Not only 800 kilometers, but also an enchanted forest and mystical tales about rulers as well as kings await Patrick in Benin. The third country of his West African tour, which he cycles on one of our bamboo bicycles. A my Densu, road bike that is a treasured friend and companion of Patrick for a total of 5 000 km. The previous entry about Togo can be found here.
And now have fun reading his thrilling, fourth report!!
“Benin. Formerly known as the kingdom of Dahomey until the European, especially the French, took over. Similar in size and shape to Togo, a thin and long-stretched country, the third on my tour.
This time it was easy to get over the border, the soldiers waved me across after a few minutes and on a good road I could head towards my first goal: Ouidha. A small town famous for something most people would rather forget: Slavery.
A Portuguese fort was the main trading station for Slaves heading towards Brazil. Today the fort is both a museum and a memorial. A 4 km long sand track leads from it towards the beach, to the "Gate of no return", a massive gateway covered in pictures of departing slaves and their owners. Showing the horrible realization that none should ever return to their home, never see their continent again.
But Ouidha has other sights as well, like their holy forest of their ancestors, full of fetishes and statue showing voodoo-gods. With my one-armed guide that spoke only a little bit of English, I learned about two-headed spirits betraying one god or another, a king that was fleeing the Europeans that was turned into a tree to avoid capture, tricksters that win by might of their brain instead of brawns.
Stories and myths that are remarkably similar to old tales from Europe.
In Benin, I visited the first UNESCO world heritage site on my trip, the palaces of the Dahomey kings. Just 130km north of Ouidha, after riding for half a day with the wind on my side, I arrived in city of Abomey.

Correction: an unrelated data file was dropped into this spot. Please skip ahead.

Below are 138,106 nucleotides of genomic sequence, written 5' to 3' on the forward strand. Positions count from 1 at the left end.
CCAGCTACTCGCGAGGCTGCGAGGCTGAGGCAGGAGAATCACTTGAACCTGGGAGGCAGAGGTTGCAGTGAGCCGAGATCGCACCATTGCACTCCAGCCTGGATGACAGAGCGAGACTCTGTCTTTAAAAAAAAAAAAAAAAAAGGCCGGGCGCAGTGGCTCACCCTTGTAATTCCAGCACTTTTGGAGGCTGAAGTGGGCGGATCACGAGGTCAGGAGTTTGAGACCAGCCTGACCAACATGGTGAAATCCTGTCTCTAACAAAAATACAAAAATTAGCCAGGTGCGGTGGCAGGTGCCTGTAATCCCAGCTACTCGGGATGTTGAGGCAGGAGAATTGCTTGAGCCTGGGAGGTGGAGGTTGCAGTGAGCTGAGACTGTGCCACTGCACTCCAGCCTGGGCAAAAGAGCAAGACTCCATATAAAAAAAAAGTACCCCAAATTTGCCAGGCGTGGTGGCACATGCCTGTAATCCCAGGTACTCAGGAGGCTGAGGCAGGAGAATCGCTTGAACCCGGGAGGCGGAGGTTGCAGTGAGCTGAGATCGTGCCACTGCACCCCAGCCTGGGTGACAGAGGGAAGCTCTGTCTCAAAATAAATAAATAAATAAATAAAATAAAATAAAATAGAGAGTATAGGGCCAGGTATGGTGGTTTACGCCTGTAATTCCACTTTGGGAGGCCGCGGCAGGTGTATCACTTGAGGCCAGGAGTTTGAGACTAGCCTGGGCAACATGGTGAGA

The history of the country, or rather of Dahomey and its rulers is fascinating. A war-like people ruled by a king who builds his palace right next to the palace of the former ruler... for twelve generations in a row. The resulting structure is a massive maze, with each palace separated from each other. One of them you can visit, but only with a guide and without taking pictures.
I'd advise you to look them up online, read more about the palaces, because I can only give a short summary: Human sacrifices, altars, a throne standing on human skulls, interesting reliefs, temples with walls made of mud and blood, and several museums full of tools, clothing, weapons and information about the history and tribes of Benin. One of the best cultural sights on the entire trip. Especially Victor, the guide, made the visit worthwhile.
After my stop in Abomey, I journeyed further North; on empty roads towards Parakou. Small villages, trucks carrying massive amounts of cotton and a tropical heat that slowly faded into a dry heat, those three were my constant companions for the next 400 km. It got harder to find English-speakers, but I guess that everyone understands sign language, at least enough to get food and water.
Now that I left the touristy bits near the coast, I was perceived differently by the locals. Far fewer visitors head into this area and for a week I've seen no other white person. Same for the locals, who exclusively started calling me by the word Yovo, which means "White Man". Especially the kids had their fun, there was always a lot of laughter, yelling and waving when I road by.
The ride to Parakou was rather bland, followed by five long days of waiting for my Niger visa. The first day I had a good look at the town, but after realizing that there is not much to see, I spend the others reading. Dune, the desert planet. I thought it fitting, considering that I'm heading north towards the Sahel and Sahara. In a surprise visit, the kind woman from the consulate did visit me in the hotel to give me my passport back, and with the new visa I could start riding again.
My visa number was... 006. Well, well, at least five other perfectly sane people decided to visit Niger this year. Just 300 km were between me and the border, and while the nice rear wind had forsaken me by now, and the temperatures climbed to 40°c, I had no issues on that section. Luckily the road was still lined with small villages, a welcome sight to refill my bottles.
So, on good road, with no problems, passing the national park W, I made my way to the mighty Niger river, which forms the border of the country that shares its name: Niger.”
The next entry describes Patrick's experiences in Niger - complete with the worst potholes I've ever seen and a well-hidden restaurant full of expats and UN members.
We wish you and Patrick always a safe trip and are already looking forward to your upcoming travel report :-)!